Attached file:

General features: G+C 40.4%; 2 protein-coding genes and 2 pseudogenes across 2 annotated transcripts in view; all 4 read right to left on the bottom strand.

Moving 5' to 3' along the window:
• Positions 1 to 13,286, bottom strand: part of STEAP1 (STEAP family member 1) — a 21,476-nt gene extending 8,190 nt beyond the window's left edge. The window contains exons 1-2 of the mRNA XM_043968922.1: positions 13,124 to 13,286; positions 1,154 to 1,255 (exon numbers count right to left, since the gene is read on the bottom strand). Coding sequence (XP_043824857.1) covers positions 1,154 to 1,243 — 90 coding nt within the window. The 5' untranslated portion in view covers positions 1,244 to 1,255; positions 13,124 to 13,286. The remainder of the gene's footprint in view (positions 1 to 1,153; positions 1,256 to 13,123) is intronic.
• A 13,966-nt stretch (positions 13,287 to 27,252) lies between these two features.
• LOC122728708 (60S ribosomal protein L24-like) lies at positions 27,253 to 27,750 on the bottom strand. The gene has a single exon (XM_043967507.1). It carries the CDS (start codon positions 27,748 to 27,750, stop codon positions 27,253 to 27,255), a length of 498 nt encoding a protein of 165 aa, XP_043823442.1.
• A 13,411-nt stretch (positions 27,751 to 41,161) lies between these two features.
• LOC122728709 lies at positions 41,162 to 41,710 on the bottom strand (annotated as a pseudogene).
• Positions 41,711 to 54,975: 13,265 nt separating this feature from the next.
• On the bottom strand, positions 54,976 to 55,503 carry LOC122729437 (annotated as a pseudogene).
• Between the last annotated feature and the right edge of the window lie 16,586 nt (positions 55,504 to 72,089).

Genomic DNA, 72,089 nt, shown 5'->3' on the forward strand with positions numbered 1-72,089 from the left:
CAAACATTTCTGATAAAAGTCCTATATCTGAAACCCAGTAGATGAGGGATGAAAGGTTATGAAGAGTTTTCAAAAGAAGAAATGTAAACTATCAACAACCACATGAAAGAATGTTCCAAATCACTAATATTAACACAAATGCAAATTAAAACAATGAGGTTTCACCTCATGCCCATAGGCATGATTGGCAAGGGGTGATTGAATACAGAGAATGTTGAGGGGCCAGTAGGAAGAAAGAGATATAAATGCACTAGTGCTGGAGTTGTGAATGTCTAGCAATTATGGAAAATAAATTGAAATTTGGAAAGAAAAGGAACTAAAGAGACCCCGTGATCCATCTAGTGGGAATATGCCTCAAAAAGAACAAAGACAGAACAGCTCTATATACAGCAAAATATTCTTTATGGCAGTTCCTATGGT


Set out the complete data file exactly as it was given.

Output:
General features: G+C 40.4%; 2 protein-coding genes and 2 pseudogenes across 2 annotated transcripts in view; all 4 read right to left on the bottom strand.

Moving 5' to 3' along the window:
• Positions 1 to 13,286, bottom strand: part of STEAP1 (STEAP family member 1) — a 21,476-nt gene extending 8,190 nt beyond the window's left edge. The window contains exons 1-2 of the mRNA XM_043968922.1: positions 13,124 to 13,286; positions 1,154 to 1,255 (exon numbers count right to left, since the gene is read on the bottom strand). Coding sequence (XP_043824857.1) covers positions 1,154 to 1,243 — 90 coding nt within the window. The 5' untranslated portion in view covers positions 1,244 to 1,255; positions 13,124 to 13,286. The remainder of the gene's footprint in view (positions 1 to 1,153; positions 1,256 to 13,123) is intronic.
• A 13,966-nt stretch (positions 13,287 to 27,252) lies between these two features.
• LOC122728708 (60S ribosomal protein L24-like) lies at positions 27,253 to 27,750 on the bottom strand. The gene has a single exon (XM_043967507.1). It carries the CDS (start codon positions 27,748 to 27,750, stop codon positions 27,253 to 27,255), a length of 498 nt encoding a protein of 165 aa, XP_043823442.1.
• A 13,411-nt stretch (positions 27,751 to 41,161) lies between these two features.
• LOC122728709 lies at positions 41,162 to 41,710 on the bottom strand (annotated as a pseudogene).
• Positions 41,711 to 54,975: 13,265 nt separating this feature from the next.
• On the bottom strand, positions 54,976 to 55,503 carry LOC122729437 (annotated as a pseudogene).
• Between the last annotated feature and the right edge of the window lie 16,586 nt (positions 55,504 to 72,089).

Genomic DNA, 72,089 nt, shown 5'->3' on the forward strand with positions numbered 1-72,089 from the left:
CAAACATTTCTGATAAAAGTCCTATATCTGAAACCCAGTAGATGAGGGATGAAAGGTTATGAAGAGTTTTCAAAAGAAGAAATGTAAACTATCAACAACCACATGAAAGAATGTTCCAAATCACTAATATTAACACAAATGCAAATTAAAACAATGAGGTTTCACCTCATGCCCATAGGCATGATTGGCAAGGGGTGATTGAATACAGAGAATGTTGAGGGGCCAGTAGGAAGAAAGAGATATAAATGCACTAGTGCTGGAGTTGTGAATGTCTAGCAATTATGGAAAATAAATTGAAATTTGGAAAGAAAAGGAACTAAAGAGACCCCGTGATCCATCTAGTGGGAATATGCCTCAAAAAGAACAAAGACAGAACAGCTCTATATACAGCAAAATATTCTTTATGGCAGTTCCTATGGT